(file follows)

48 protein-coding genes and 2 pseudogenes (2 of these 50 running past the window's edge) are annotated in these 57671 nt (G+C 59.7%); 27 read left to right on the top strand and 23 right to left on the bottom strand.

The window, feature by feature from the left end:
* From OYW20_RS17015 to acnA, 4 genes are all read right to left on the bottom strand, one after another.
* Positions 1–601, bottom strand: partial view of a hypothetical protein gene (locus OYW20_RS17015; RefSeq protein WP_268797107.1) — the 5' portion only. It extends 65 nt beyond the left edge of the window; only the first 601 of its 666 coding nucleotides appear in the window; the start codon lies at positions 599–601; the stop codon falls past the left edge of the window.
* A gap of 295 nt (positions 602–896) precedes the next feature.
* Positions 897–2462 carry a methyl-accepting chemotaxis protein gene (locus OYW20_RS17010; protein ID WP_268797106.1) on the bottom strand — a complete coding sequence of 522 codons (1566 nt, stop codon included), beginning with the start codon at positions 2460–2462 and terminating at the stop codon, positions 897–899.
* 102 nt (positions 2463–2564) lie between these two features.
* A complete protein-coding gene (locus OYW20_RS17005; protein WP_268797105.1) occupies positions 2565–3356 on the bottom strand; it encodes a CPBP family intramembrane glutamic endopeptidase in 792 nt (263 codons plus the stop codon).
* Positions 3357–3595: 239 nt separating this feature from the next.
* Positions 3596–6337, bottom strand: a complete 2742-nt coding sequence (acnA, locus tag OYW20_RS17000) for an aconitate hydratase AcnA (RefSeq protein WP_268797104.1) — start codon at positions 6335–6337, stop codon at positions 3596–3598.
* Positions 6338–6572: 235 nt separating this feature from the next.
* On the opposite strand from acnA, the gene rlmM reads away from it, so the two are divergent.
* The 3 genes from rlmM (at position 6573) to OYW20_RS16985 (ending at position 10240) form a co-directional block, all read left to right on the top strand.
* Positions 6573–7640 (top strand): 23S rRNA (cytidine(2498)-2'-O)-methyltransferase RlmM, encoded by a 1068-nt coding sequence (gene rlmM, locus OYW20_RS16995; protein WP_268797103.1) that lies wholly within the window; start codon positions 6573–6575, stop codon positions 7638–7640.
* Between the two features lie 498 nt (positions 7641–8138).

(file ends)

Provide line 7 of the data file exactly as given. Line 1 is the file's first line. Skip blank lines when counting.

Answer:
* 102 nt (positions 2463–2564) lie between these two features.